The Church Captive (13)
Beware lest anyone cheat you through philosophy and empty deceit, according to the tradition of men, according to the basic principles of the world, and not according to Christ. Colossians 2.8
“Beware, says he, lest any one plunder you. He makes use of a very appropriate term, for he alludes to plunderers, who, when they cannot carry off the flock by violence, drive away some of the cattle fraudulently. Thus he makes Christ's Church a sheep-fold, and the pure doctrine of the gospel the enclosures of the fold. He intimates, accordingly, that we who are the sheep of Christ repose in safety when we hold the unity of the faith, while, on the other hand, he likens the false apostles to plunderers that carry us away from the folds. Would you then be reckoned as belonging to Christ's flock? Would you remain in his folds? Do not deviate a nail's breadth from purity of doctrine.”
- John Calvin, Commentary on Colossians 2.8
From what we’ve seen in this series on “The Church Captive”, we have good reason to examine ourselves, and to look well to know the condition of the Lord’s flocks which have been entrusted to us (Prov. 27.23).
First, we have seen that, in every generation, the churches of Christ exist within cultures, and those cultures exert influence on the churches – what they teach, how they live, and how they carry out their ministries. This influence has not always been for good. At times the pressure from worldviews, philosophies, and practices originating beyond the pale of faith has caused church leaders and their churches to fall into a form of captivity to worldly ideals and ways. The result has been the plundering of the Church of the riches of glory, the fullness of Christ, and the power of the Gospel, substituting instead ways and means that do not bear Kingdom fruit.
Further, we have seen that forms of captivity of the Church occur in every age of Church history. No generation of believers is immune to worldly influences, and the moment we deviate one nail’s breadth from the pure doctrine of Christ, the Gospel of the Kingdom, and the Church as Christ’s Body, we submit ourselves and our congregations to a version of the Babylonian captivity and pagan servitude of the Church.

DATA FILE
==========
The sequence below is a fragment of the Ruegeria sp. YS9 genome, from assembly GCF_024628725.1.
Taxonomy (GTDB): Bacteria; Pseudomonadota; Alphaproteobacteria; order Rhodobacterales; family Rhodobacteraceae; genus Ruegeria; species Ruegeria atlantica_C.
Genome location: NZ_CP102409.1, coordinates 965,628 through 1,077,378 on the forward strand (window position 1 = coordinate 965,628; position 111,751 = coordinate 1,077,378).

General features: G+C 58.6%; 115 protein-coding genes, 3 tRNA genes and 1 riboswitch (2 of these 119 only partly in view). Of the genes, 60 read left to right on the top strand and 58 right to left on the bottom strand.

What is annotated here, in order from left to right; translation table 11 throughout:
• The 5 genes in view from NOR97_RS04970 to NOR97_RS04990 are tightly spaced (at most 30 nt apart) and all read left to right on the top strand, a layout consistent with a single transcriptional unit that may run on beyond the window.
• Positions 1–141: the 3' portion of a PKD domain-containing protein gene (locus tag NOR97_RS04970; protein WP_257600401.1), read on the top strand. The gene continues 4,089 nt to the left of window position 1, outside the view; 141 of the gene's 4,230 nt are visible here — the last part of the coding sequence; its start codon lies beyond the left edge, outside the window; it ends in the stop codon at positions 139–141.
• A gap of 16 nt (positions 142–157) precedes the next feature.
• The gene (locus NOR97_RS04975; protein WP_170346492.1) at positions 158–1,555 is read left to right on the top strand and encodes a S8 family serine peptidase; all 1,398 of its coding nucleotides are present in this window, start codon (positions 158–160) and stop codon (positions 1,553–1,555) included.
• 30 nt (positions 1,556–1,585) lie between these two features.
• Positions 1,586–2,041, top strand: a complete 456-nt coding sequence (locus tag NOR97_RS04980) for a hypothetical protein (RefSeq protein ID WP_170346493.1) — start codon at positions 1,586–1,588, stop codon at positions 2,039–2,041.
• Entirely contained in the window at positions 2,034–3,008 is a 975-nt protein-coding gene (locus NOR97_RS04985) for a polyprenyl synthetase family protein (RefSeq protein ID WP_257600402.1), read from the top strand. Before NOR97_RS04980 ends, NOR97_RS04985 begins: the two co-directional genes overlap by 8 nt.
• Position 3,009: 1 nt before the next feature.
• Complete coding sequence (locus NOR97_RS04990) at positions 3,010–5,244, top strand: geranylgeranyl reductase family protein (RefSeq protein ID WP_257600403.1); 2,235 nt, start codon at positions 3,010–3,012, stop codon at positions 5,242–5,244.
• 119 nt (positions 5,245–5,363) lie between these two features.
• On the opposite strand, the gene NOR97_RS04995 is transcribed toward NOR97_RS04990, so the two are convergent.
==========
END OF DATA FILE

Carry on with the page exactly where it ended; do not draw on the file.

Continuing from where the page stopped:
So we have good reason to take stock of the condition of our flocks, to make sure that the hallmarks of captivity are not present among us, and we are living and serving and making disciples and building our churches by the truth that sets us free in Jesus alone.
What, then, are the indicators which, if they appear in our churches, should give us concern that we might in some ways have become captive to our times, rather than to Christ? Let me mention ten.
Superficial worship. The first indicator of a captive church is worship that, while holding to the outward forms, lacks the inward and spiritual vitality of repentance, thanksgiving, and transformed lives (cf. Is. 1.1-17; Ps. 50; Hos. 4.1-10; Matt. 23.13-26). True worship focuses on Christ, uses the forms revealed in Scripture, and issues in lives of worship every day (Rom. 12.2). Where this is not happening, or we’re not sure it’s happening, our churches may be slipping into captivity to self rather than to Christ.
Another gospel. Jesus, Paul, and all the apostles preached the Gospel of the Kingdom. The Good News they declared, sought, and worked to realize was of a new order of the ages, a new and divine economy, in which all of life is brought under the rule of King Jesus, reconciled to God, and refashioned to refract His glory over all the earth (cf. Matt. 4.17; Acts 20.25; Rom. 14.17, 18; Gal. 1.6-9). If the focus of our preaching and teaching is not as broad and deep as the Kingdom which is coming on earth as in heaven, then we may be captive to a form of “near Christianity”, rather than to Jesus Christ.
Reflective rather than refractive doctrine. A church in which preaching and teaching reflect the winds of doctrine current in the world, rather than refract the truth of Scripture for Kingdom living, is a church which has become captive to fashion and the moral and intellectual breezes of the day.
Loss of evangelistic zeal. When churches become captive to the interests of self or the agenda of the world, they lose their zeal for proclaiming the Gospel and serving as witnesses for Christ (cf. Ps. 53.6). At such times, we have enough of Jesus for ourselves, and we’re not willing to risk upsetting outsiders, so we wait for them to find their way to us, rather than go as Jesus went to proclaim and bring near the eternal Kingdom of God.